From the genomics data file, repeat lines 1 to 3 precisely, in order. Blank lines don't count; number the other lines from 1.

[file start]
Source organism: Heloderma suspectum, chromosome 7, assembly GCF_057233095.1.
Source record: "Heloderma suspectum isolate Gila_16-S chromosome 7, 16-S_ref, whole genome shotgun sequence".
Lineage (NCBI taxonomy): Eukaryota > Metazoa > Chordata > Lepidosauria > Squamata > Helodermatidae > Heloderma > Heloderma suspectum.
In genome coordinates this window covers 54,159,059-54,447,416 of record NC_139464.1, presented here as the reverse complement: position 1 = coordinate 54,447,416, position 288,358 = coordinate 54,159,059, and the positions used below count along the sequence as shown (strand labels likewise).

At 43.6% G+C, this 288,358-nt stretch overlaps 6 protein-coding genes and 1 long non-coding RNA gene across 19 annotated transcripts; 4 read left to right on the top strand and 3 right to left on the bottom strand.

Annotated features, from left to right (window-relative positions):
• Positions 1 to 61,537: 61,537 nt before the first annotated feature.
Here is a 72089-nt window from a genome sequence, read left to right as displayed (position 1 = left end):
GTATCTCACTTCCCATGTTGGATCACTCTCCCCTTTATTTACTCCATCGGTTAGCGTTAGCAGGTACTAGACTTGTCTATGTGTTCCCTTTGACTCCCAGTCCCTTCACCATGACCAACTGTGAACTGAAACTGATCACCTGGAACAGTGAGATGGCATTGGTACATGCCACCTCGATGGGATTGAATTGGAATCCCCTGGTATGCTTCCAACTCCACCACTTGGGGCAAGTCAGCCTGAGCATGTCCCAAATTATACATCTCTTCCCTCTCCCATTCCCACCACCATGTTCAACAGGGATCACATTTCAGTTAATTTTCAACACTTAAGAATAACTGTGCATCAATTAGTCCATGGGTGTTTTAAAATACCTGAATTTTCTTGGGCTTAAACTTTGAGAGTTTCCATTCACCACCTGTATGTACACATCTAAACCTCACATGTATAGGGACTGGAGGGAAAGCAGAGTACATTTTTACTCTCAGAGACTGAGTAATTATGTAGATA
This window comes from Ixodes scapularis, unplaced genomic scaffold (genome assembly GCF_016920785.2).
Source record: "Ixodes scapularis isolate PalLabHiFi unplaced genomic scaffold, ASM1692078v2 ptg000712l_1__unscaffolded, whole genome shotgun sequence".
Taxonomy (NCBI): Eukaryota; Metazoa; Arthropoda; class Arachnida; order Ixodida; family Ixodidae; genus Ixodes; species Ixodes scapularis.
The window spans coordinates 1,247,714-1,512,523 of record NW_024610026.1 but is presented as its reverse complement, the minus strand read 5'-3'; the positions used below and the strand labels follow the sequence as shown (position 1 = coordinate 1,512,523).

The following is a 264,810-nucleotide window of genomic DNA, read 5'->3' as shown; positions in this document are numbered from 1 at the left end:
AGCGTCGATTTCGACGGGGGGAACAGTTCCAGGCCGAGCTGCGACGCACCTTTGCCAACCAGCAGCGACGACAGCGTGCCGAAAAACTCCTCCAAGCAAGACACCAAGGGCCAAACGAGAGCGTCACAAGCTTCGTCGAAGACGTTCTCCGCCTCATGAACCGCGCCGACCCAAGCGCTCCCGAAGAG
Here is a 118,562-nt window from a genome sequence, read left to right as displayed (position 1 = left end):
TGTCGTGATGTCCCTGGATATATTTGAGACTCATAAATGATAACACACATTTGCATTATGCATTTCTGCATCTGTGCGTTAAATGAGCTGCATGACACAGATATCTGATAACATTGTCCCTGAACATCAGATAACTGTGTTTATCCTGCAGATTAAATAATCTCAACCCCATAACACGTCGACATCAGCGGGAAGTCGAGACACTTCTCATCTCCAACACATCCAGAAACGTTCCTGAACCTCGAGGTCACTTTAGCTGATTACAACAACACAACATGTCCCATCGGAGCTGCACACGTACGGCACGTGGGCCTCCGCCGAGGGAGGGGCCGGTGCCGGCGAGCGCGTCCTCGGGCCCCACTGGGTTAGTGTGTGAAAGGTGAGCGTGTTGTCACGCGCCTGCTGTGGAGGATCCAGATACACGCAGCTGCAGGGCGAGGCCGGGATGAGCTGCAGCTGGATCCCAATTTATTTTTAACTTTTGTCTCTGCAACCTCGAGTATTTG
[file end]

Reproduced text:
Source organism: Heloderma suspectum, chromosome 7, assembly GCF_057233095.1.
Source record: "Heloderma suspectum isolate Gila_16-S chromosome 7, 16-S_ref, whole genome shotgun sequence".
Lineage (NCBI taxonomy): Eukaryota > Metazoa > Chordata > Lepidosauria > Squamata > Helodermatidae > Heloderma > Heloderma suspectum.